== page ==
This is a great year for live-action shorts as evidenced in the 2017 Oscar Nominated Short Films: Live Action program, showing at Landmark Cinemas. The selections are also longer and more developed stories, with all but one running near 30 minutes. It results in a lengthier program, but also a very strong one. Those with an interest in condensed filmmaking would be wise to check them out.
Sing (Mindenki) is an excellent Hungarian short about a young girl struggling to fit in at a new school. She enjoys singing, so she joins the award-winning school choir and makes a good friend in the process. However, the group are only a short time away from performing in a big competition and it quickly becomes apparent that the well-liked teacher is using less-than-honest methods in competition. This leaves the newcomer in a difficult position as a potential whistle-blower. It’s a surprising and enjoyable effort that makes an allegorical statement about standing in unity through subtle and effective storytelling.
The Christmas-set drama Silent Nights arrives from Denmark. It’s an immigrant story about a man trying to make a new start for his family, who haven’t yet left Ghana. He befriends a Salvation Army worker and a romantic relationship develops. Along the way, there are horrible displays of racism against the man. It’s well-intentioned, the actors are appealing and the story attempts to provide a more complex look at personal responsibility and the troubles one can face under dire circumstances. However, I’m not entirely sure about its final point and the tale does attempt to incorporate too many issues (immigration, racism and alcoholism… there’s even a child who needs money for a life saving operation wedged in). It’s decent, but a little more cumbersome than the others.
The quirky, low-key TIMECODE involves a bored parking lot security guard who is asked to investigate an incident involving a car the previous evening. She discovers something very unexpected about a co-worker while checking the closed-circuit TV tapes. This is a simple, eccentric and humorous little Spanish number that amusingly shows how its unfulfilled characters manage to use their dull environment and the mundane technology around as a private, creative outlet. It also ends with a decent chuckle.
Ennemis Interieurs is a French, 90s-set short about an Algerian living in France and applying for official citizenship. He meets with an official, who grills him relentlessly, twisting the subject’s words and threatening deportation for the man and his family unless he gives the names of other Algerians in his neighborhood and social circle. The majority of this timely piece depicts an interview between the two men. It’s an extremely well-acted short filled with great tension that slowly bubbles to the surface of its characters. This effort captures the studious, yet threatening and imposing manner of this immigration official and effectively communicates the bafflement, frustration and fear of a person being questioned.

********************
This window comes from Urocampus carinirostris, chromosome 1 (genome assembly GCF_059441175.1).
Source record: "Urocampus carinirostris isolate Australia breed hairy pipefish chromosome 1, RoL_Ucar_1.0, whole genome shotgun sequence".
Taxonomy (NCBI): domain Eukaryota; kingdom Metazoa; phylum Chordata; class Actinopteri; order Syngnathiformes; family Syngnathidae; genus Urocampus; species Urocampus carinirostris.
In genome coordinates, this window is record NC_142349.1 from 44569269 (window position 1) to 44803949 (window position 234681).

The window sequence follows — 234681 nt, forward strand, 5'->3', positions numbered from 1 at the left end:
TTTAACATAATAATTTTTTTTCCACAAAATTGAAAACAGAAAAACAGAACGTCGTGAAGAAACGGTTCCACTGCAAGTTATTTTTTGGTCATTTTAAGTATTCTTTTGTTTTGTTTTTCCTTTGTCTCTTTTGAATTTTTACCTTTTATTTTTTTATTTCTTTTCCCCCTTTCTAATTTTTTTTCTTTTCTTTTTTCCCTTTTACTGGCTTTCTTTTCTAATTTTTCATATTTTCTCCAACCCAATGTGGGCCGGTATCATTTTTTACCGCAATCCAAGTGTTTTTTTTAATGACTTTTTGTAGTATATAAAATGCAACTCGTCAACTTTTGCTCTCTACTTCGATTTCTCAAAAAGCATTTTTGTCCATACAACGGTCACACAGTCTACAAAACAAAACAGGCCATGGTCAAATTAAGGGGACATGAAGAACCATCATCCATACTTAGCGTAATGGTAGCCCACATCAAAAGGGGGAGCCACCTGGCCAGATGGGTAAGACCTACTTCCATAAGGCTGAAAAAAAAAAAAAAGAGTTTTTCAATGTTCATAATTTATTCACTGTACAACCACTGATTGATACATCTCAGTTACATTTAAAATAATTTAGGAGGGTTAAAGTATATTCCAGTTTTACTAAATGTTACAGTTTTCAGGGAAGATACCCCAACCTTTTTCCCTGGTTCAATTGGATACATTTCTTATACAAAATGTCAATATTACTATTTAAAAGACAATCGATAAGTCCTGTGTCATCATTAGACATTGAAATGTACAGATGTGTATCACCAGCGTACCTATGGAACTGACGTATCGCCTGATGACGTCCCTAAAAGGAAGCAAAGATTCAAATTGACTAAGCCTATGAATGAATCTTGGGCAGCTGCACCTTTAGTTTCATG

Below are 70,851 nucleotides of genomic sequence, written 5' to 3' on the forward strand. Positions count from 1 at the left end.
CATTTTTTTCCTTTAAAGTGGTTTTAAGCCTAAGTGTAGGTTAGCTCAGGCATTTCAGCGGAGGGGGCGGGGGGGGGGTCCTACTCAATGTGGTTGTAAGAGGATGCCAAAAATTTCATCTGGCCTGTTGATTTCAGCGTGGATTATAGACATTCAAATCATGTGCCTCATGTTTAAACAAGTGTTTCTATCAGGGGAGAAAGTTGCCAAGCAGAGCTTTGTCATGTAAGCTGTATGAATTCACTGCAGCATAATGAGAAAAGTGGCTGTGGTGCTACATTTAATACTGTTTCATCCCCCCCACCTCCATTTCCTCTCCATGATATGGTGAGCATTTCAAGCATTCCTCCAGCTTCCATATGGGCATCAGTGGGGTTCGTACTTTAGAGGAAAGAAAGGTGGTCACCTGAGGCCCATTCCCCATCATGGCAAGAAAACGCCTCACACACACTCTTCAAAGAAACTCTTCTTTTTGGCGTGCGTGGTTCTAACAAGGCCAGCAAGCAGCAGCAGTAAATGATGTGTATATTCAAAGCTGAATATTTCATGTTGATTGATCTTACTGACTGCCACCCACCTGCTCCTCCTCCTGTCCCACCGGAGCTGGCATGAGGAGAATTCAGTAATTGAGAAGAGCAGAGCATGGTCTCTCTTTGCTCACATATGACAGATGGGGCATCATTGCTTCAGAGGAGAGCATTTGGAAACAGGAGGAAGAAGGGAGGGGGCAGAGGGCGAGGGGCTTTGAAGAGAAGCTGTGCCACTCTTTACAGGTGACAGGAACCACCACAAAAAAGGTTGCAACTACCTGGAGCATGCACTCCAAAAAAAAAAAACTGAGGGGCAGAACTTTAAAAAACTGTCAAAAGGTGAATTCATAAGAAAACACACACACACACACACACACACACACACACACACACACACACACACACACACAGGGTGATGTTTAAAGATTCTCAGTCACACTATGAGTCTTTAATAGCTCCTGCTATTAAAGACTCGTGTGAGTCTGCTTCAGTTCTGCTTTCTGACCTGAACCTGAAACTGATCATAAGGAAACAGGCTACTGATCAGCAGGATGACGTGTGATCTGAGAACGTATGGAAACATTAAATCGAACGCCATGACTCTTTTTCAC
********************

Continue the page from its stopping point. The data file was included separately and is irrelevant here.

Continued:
By contrast, La Femme et la TGV is considerably fluffier, although it is also enjoyable. This tale follows a widowed, cranky Swiss baker who lives by the rail tracks and makes sure to wave at the passing locomotives each and every day. One day, the woman receives a note thrown from the train by its driver and a lengthy communication follows that includes letters and packages. The relationship with the stranger ultimately causes the woman to reassess her life and the people in it. Based on a true story, it’s a simple, cute and tasty confection.
On the whole, this is a very strong set of films. In truth, I actually prefer this grouping to the year’s animated shorts. If you’re curious about them, I strongly recommend checking the program out. Personally, Sing (Mindenki) and Ennemis Interieurs stood out, but the others are intriguing and are certain to have their fans as well. Not every one may be to your personal tastes, but you’ll most definitely find something here to your liking.